Ash Roasted Sweet Potatoes

Ash-Roasted Sweet Potatoes With Sage and Honey Butter

Sweet Potatoes With Sage and Honey


  • 4 like-sized sweet potatoes (I used the garnet variety)
  • 2 tsp vegetable oil
  • 1/2 medium yellow onion, minced
  • 1/2 C chopped fresh sage
  • 8 oz room temperature butter
  • 1 T honey
  • salt and black pepper, to taste

This simple recipe was inspired by the Argentine chef Francis Mallmann, whose cookbook, Seven Fires: Grilling the Argentine Way, is a fascinating look at cooking with fire – over it, around it, and even in it, as I do here. The end result might look a little scary at first, but the flavor you will achieve is undeniable.

Throw your sweet potatoes in the fire in your oven. No, seriously. OK, fine, set them in the ashes at the edge of your fire. Turn them periodically. They are going to blacken and char and feel crispy and crunchy when you touch them. That is OK. Let them cook that way for 45 minutes to an hour. Transfer the sweet potatoes to a large piece of foil, wrap them tightly, and place them back on the edge of the fire to finish cooking. Allow them to steam in the foil until completely tender, 15 to 30 minutes.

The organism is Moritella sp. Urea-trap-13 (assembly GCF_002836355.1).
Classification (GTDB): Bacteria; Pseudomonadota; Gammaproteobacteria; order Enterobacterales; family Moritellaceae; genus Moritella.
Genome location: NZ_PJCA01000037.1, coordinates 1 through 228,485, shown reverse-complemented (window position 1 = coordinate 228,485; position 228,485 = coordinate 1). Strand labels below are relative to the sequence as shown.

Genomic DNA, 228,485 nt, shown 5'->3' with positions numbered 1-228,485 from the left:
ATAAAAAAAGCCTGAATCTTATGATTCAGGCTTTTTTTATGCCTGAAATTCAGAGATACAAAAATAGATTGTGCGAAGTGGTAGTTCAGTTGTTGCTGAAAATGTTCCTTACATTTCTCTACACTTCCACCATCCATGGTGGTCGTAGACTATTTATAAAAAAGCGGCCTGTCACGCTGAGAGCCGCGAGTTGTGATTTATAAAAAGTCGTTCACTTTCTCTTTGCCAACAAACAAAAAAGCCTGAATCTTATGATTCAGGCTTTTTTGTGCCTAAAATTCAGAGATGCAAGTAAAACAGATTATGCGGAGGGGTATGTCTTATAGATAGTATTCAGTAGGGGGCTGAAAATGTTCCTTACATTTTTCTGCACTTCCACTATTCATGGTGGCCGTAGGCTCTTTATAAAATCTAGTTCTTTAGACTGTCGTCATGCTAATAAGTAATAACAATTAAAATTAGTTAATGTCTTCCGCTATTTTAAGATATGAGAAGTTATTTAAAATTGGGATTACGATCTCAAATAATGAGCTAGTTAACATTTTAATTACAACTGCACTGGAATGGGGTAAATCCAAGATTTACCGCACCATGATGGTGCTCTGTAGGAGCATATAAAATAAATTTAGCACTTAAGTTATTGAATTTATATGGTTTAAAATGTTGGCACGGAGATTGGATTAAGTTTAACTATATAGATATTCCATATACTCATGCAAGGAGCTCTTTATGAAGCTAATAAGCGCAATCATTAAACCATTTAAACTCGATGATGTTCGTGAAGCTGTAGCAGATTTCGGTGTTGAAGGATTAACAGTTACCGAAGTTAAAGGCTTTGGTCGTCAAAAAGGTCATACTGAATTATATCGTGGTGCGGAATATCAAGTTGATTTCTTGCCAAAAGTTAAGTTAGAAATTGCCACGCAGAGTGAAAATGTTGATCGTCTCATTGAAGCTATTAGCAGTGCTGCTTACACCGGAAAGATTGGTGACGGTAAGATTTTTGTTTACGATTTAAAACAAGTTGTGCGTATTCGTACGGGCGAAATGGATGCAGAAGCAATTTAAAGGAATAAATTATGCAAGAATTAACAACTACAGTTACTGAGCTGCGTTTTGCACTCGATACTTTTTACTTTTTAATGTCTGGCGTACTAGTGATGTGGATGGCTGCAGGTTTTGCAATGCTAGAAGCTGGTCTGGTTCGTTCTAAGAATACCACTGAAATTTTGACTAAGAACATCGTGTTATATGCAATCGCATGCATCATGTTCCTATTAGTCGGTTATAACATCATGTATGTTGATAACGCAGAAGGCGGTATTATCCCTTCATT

Meanwhile, make your compound butter. Heat the vegetable oil in a medium-sized skillet. When it begins to shimmer, add the onion, season with salt and pepper, and sweat until just translucent, 2-3 minutes. Add the sage and cook for another 3-4 minutes, until the pan is very aromatic and everything is soft. Remove from the heat and allow to cool to room temperature. Transfer the onion mixture to the bowl of a food processor, along with the butter and honey. Season with salt and pepper. Pulse until well combined. Scoop the butter out into a bowl and place in the fridge to firm up.

When the potatoes are soft, remove from the foil. Cut a lengthwise slit in the top of each potato and squeeze them open to expose the brilliant orange flesh. Season with salt and pepper. Remove your butter from the fridge, place dollops on top of the sweet potatoes, and serve. The rich, slightly smoky sweetness will complement anything savory you’ve roasted in your oven, particularly game meats or turkey.